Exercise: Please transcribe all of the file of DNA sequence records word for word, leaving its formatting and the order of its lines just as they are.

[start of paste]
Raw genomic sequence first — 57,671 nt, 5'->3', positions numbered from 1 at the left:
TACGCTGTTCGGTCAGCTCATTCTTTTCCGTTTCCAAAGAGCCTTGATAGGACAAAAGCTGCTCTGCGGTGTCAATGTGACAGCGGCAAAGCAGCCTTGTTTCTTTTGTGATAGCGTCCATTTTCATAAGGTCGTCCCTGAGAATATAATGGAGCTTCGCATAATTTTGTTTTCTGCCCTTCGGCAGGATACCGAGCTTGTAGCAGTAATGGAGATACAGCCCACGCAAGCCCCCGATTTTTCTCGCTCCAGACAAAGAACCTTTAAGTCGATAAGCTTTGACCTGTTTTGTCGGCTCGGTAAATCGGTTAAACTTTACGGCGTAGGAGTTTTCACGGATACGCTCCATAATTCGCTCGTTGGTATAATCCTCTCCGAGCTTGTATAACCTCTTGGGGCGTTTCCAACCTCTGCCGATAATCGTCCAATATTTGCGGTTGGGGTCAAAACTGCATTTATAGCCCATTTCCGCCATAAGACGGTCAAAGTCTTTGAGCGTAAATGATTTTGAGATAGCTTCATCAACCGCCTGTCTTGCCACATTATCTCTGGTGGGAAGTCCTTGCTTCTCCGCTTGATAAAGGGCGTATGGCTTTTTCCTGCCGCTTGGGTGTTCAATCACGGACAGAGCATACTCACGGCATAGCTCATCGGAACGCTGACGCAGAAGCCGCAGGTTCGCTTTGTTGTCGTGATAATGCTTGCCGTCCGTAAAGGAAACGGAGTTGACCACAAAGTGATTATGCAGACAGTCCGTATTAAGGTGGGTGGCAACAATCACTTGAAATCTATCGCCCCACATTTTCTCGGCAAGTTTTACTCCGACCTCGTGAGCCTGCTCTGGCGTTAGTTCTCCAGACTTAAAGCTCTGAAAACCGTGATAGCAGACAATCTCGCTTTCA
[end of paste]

Raw genomic sequence first — 57,671 nt, 5'->3', positions numbered from 1 at the left:
TACGCTGTTCGGTCAGCTCATTCTTTTCCGTTTCCAAAGAGCCTTGATAGGACAAAAGCTGCTCTGCGGTGTCAATGTGACAGCGGCAAAGCAGCCTTGTTTCTTTTGTGATAGCGTCCATTTTCATAAGGTCGTCCCTGAGAATATAATGGAGCTTCGCATAATTTTGTTTTCTGCCCTTCGGCAGGATACCGAGCTTGTAGCAGTAATGGAGATACAGCCCACGCAAGCCCCCGATTTTTCTCGCTCCAGACAAAGAACCTTTAAGTCGATAAGCTTTGACCTGTTTTGTCGGCTCGGTAAATCGGTTAAACTTTACGGCGTAGGAGTTTTCACGGATACGCTCCATAATTCGCTCGTTGGTATAATCCTCTCCGAGCTTGTATAACCTCTTGGGGCGTTTCCAACCTCTGCCGATAATCGTCCAATATTTGCGGTTGGGGTCAAAACTGCATTTATAGCCCATTTCCGCCATAAGACGGTCAAAGTCTTTGAGCGTAAATGATTTTGAGATAGCTTCATCAACCGCCTGTCTTGCCACATTATCTCTGGTGGGAAGTCCTTGCTTCTCCGCTTGATAAAGGGCGTATGGCTTTTTCCTGCCGCTTGGGTGTTCAATCACGGACAGAGCATACTCACGGCATAGCTCATCGGAACGCTGACGCAGAAGCCGCAGGTTCGCTTTGTTGTCGTGATAATGCTTGCCGTCCGTAAAGGAAACGGAGTTGACCACAAAGTGATTATGCAGACAGTCCGTATTAAGGTGGGTGGCAACAATCACTTGAAATCTATCGCCCCACATTTTCTCGGCAAGTTTTACTCCGACCTCGTGAGCCTGCTCTGGCGTTAGTTCTCCAGACTTAAAGCTCTGAAAACCGTGATAGCAGACAATCTCGCTTTCA